Oregon, Alaska Are Ground Zero In Pot Fight

OREGON:  From slick video ads online to scrawled chalk messages on college campus sidewalks, intense get-out-the-vote drives are mobilizing in Oregon and Alaska to legalize retail sales of marijuana to anyone old enough to drink.

But backers of the legal-pot ballot measures in both states have a challenge that their predecessors in Colorado and Washington state didn’t face two years ago — increasing turnout of young voters in a midterm election.

Young voters, who as a generation are more likely to support recreational marijuana, usually turn out during presidential years like 2012, but stay home during midterms, when the electorate skews older and more conservative.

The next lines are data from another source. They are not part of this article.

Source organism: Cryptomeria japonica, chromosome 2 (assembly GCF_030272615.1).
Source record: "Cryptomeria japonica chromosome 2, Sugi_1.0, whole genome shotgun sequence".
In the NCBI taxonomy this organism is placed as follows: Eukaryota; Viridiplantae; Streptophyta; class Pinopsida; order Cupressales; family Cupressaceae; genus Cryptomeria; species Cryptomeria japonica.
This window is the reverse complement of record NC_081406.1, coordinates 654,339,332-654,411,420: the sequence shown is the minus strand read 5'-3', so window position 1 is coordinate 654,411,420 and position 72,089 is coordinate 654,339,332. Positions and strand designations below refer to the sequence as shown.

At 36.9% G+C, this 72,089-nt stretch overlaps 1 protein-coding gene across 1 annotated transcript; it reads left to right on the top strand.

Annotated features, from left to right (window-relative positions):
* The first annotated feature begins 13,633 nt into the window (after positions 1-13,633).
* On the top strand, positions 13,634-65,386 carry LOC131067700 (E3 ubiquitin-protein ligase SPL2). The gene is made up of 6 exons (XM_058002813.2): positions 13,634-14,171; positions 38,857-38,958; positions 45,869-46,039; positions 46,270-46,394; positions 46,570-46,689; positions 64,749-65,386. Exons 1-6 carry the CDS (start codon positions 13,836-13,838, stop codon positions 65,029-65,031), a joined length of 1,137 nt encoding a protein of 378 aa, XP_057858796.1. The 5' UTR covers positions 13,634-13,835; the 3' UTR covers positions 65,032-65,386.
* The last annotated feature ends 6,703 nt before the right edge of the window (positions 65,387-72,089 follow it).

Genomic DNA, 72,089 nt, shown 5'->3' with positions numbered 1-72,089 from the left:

If young people 18 to 29 years old vote like they did in 2012, Oregon’s Measure 91, for example, would pass, said Ethan Nadelmann, head of Drug Policy Action, a major contributor in the national campaign to legalize marijuana.


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